It’s hard to know what to make of an app update that promises to “cut crash rates in half.” If you’re a glass-half-full kind of guy, you’re happy with the increased stability. If you’re a glass-half-empty guy, though, you wonder why the hell they can’t get around to fixing the other 50 percent of unexpected software crashes.
I’m sort of a glass-half-empty kind of guy, at least when it comes to Facebook. So when they announce that their latest update to the Facebook for iPhone and iPad app has “solved a long-term mobile debugging problem and reduced the crash rate for people using the Facebook for iOS app by more than 50%,” I wonder why the hell a multibillion dollar corporation can’t fix the other half.
Still, even I’ll admit that 50 percent less crashes is better than 50 percent more crashes. According to Facebook, the vast majority of crashes over time were attributable to a file-corruption error in the iOS Core Data System that took them months to figure out.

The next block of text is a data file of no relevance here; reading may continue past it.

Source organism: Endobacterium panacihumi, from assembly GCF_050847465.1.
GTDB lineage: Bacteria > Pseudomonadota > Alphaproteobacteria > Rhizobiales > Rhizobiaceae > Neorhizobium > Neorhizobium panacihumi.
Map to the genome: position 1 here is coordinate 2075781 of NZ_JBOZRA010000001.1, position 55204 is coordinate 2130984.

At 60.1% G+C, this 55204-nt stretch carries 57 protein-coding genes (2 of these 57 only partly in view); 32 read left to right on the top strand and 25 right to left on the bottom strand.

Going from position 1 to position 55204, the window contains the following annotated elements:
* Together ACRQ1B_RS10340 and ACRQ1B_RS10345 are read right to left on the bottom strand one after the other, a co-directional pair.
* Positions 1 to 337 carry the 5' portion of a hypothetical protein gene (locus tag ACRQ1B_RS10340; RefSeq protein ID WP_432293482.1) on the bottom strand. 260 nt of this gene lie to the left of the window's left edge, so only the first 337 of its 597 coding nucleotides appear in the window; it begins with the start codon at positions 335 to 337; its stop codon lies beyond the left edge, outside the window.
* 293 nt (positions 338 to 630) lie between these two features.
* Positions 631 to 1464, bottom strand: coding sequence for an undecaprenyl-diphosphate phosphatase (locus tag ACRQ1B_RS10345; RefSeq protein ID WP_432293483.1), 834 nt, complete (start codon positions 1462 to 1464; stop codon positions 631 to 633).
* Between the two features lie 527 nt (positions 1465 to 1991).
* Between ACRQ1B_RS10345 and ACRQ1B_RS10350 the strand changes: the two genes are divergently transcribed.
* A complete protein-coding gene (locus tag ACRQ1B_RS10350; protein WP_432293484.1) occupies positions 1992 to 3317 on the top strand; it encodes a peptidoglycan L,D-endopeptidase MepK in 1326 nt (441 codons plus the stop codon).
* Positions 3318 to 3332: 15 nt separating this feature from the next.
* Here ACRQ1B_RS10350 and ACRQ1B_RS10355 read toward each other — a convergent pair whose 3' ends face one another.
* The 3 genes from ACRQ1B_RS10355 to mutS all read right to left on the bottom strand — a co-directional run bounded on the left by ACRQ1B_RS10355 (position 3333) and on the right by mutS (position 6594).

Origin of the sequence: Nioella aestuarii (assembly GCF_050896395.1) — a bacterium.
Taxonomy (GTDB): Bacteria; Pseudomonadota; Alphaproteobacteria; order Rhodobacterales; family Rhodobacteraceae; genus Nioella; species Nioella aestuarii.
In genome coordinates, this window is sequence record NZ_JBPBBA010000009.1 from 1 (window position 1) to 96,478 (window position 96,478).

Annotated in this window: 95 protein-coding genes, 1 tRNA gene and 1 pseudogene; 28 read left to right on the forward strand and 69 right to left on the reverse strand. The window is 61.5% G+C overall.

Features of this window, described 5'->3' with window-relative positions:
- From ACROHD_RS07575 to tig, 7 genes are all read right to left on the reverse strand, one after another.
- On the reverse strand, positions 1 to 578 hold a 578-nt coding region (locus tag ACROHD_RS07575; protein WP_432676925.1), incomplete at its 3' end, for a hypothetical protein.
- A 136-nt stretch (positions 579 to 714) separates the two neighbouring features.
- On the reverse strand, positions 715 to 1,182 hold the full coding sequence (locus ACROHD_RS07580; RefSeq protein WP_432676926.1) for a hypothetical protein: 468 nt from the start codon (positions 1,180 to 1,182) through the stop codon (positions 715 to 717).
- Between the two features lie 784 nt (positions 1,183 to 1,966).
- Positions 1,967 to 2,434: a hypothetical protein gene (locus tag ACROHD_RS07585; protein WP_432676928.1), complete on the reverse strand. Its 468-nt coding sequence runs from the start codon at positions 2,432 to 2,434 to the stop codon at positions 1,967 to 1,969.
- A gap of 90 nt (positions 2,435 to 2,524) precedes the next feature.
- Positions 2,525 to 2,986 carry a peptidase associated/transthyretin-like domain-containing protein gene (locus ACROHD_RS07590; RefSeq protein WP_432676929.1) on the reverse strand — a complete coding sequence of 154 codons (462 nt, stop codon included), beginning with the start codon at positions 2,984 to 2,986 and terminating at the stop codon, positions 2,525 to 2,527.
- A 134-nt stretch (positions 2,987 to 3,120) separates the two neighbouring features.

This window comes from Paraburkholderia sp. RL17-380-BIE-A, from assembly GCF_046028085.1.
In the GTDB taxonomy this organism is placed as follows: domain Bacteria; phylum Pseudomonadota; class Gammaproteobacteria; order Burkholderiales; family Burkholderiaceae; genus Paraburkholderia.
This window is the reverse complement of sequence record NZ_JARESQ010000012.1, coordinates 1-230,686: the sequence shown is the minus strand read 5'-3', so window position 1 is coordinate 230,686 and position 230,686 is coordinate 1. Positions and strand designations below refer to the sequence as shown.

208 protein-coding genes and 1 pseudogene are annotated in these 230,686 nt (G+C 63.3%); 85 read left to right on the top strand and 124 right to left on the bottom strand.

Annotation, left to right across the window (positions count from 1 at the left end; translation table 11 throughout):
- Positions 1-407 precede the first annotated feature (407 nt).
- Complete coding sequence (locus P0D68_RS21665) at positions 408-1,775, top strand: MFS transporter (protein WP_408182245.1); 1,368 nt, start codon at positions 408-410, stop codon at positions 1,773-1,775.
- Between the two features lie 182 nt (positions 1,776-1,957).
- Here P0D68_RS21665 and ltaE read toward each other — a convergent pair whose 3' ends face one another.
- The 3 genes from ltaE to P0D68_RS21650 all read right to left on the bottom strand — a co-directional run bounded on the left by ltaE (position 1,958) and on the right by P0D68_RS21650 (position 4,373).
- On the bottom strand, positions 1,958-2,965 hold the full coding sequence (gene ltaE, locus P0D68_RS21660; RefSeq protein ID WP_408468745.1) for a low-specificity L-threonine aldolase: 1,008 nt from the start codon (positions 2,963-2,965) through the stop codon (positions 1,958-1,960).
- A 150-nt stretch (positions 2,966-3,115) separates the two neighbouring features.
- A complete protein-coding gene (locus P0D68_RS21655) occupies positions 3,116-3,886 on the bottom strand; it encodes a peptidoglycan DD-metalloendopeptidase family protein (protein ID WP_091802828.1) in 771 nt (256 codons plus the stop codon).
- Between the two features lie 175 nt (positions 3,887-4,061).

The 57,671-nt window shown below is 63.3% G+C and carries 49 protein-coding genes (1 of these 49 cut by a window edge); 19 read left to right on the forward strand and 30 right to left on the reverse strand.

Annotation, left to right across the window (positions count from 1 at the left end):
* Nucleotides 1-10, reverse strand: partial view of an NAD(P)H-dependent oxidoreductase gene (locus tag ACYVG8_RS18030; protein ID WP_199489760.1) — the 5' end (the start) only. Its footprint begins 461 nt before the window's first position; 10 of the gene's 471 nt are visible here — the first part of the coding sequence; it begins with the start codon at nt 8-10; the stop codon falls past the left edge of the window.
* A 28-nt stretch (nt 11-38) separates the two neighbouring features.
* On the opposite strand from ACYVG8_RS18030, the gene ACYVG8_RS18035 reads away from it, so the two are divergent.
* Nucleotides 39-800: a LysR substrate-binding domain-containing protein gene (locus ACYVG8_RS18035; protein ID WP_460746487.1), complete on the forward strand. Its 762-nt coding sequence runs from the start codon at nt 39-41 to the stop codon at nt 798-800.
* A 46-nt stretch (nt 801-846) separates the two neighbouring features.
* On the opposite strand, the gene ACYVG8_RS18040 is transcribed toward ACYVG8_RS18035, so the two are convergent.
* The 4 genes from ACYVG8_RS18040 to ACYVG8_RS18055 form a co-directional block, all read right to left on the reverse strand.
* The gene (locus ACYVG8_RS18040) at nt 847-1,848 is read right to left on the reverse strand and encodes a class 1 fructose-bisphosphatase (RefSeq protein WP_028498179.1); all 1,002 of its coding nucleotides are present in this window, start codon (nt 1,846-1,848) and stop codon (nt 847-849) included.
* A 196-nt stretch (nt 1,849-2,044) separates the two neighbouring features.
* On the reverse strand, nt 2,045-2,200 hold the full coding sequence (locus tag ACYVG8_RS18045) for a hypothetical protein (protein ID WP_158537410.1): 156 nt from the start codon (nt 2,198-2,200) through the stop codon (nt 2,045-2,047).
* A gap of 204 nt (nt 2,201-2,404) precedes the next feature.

Facebook says it took them so long to find because of how big the Facebook codebase is:
Dealing with a large, rapidly evolving codebase can seem overwhelming at times. Everyday tasks like analyzing crashes and understanding code can turn into their own programming challenges. At these moments, it’s important to work together, brainstorm, and rely on computer programming fundamentals.
Maybe this is why Facebook is splitting out its core functionalities into separate apps: The official app has gotten too bloated to maintain properly.